When we bring our new puppies home they must learn new smells, sounds and new rules. We often find our puppies very inquisitive and fun as they learn their new surroundings at about 10 weeks of age. This is what we expect in our new family member! Our new puppies are often easily over stimulated, remember just like a small baby, they need several naps a day. So offer them a quiet place to rest and feel safe.

When our puppies reach 16 weeks of age, things begin to change for them. In the wild, this is when a mother would begin to push her puppies away a bit and encourage them to be more independent. Puppies that remain curious and friendly wouldn?t survive for very long. By nature, after 16 weeks of age, our puppies begin to seek things with much more caution and suspicion. They often become fearful of what they have not encountered before. This means that we have a small window of opportunity to introduce our puppies to many new sights, smells and sounds!

This process of introductions is known as Socialization. Some people think it only involves meeting other dogs. While that is a large part of socialization, as it is critical that dogs know how to interact with other dogs, it is only one part of the equation. Slowly introducing our puppies to the world we live in is very important. Even if you are providing your puppy with ample love and attention, he still needs to be introduced to new situations in a controlled fashion. It is important, when you introduce your puppy to new places and people, you must be calm and confident. If you are worried about your puppies feelings, then he will be worried too. All dogs, even puppies are exceptional at picking up on our emotions.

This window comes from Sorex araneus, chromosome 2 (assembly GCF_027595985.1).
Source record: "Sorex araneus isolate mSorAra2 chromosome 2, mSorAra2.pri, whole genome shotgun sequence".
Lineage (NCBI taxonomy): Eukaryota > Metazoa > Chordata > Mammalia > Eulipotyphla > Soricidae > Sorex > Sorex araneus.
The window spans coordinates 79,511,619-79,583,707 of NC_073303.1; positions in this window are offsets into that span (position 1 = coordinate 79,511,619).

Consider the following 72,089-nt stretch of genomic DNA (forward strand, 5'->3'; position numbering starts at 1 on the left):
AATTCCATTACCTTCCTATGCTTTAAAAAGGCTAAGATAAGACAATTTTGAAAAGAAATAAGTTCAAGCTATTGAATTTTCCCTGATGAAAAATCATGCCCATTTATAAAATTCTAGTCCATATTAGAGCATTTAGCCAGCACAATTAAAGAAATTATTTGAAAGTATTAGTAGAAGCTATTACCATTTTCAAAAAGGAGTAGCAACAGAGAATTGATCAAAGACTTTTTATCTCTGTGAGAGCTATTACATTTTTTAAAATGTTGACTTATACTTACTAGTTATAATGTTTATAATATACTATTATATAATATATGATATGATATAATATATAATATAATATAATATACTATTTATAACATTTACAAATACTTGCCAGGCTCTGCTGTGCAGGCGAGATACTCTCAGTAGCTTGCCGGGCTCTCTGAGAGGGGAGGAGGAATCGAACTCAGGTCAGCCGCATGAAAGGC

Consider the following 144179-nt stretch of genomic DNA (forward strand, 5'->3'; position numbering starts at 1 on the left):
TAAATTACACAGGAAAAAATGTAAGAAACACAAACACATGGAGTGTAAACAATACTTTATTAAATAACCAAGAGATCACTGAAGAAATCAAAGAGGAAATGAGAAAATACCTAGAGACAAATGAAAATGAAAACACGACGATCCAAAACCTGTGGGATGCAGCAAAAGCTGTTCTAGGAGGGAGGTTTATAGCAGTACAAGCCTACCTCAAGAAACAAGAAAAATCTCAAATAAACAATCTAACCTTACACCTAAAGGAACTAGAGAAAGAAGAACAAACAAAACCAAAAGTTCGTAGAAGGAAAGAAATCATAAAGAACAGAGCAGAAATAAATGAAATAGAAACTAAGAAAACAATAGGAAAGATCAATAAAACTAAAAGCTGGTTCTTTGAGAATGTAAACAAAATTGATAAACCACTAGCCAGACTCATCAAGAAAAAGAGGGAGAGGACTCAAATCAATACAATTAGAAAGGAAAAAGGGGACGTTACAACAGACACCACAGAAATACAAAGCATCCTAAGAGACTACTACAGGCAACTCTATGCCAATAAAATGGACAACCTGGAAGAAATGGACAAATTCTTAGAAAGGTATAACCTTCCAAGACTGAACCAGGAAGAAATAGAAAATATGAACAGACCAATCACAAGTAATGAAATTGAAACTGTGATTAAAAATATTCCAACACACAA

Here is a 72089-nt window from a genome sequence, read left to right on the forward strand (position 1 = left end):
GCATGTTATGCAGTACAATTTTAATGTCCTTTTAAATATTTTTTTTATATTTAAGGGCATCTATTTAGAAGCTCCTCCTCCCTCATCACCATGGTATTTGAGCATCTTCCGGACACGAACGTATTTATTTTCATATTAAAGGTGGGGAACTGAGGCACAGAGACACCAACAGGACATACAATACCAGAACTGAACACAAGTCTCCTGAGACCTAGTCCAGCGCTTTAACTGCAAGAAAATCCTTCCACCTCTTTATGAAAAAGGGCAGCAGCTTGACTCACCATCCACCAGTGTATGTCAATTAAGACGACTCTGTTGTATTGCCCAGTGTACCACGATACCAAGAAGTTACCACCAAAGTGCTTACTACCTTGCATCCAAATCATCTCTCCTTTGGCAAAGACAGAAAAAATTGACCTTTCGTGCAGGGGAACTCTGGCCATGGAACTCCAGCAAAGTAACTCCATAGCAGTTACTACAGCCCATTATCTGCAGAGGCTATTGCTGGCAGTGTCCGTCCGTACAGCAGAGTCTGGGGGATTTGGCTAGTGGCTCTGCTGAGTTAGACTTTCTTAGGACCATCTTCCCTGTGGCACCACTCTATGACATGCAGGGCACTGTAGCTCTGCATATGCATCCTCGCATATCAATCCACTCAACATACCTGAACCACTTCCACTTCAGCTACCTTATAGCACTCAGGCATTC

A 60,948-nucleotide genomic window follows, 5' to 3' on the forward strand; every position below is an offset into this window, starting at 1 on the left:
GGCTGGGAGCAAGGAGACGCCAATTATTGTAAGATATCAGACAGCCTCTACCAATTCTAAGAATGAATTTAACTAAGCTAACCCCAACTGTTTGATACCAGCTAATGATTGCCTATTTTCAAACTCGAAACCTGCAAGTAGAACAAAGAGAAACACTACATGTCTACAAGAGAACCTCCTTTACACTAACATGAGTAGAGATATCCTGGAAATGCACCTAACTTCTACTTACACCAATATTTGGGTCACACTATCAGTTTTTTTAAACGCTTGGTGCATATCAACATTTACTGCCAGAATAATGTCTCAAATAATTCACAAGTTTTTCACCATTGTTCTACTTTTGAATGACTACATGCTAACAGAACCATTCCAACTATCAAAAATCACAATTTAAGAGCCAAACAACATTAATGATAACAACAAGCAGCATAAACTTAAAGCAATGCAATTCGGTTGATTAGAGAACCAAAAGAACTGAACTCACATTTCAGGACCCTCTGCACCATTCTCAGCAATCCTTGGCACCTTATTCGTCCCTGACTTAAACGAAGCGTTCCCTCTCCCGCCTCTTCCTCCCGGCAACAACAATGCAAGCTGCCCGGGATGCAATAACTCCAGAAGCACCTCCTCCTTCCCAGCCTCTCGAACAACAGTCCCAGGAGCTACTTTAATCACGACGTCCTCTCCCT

Example, Suppose you are walking through a park and you come up to a large statue. Your puppy becomes frightened barks frantically and pulls away. What should you do? Help your puppy see the statue for what it is. Stay calm and ask your puppy to walk back and forth in front of the statue at a distance that he feels safe. With each pass, get a little closer to the statue all the while feeding your puppy something tasty and telling him “good dog!” Continue passing slowly back and forth until your puppy will take a treat while sitting in front of the statue. Yes, this may take some time, but is well worth the effort. You have just helped your puppy create a new association with something that was scary and now is not! This is a Positive Approach to Socialization!

Finally, knowing your dogs breed characteristics will help you better shape his behavior. Such as German Shepherds may be more protective, something you will want to be aware of and handle at an early age if necessary. Boarder Collies are sensitive to sounds and trained to respond to them. Shelties are great for letting you know when there is an intruder in the area, therefore barking is a part of their makeup.

So introducing your puppy to many new environments with Positive Associations as this is the key to having a happy and balanced dog!

Judy Moore

Socializing Your Puppy – Why is it So Vital? by: Judy Moore

Judy Moore, Canine Behavior Counseling, LLC 4 Merion Way Cumberland, ME 04021

caninebehaviorcounseling.com Office: 207-829-6043 Mobile: 734-417-3689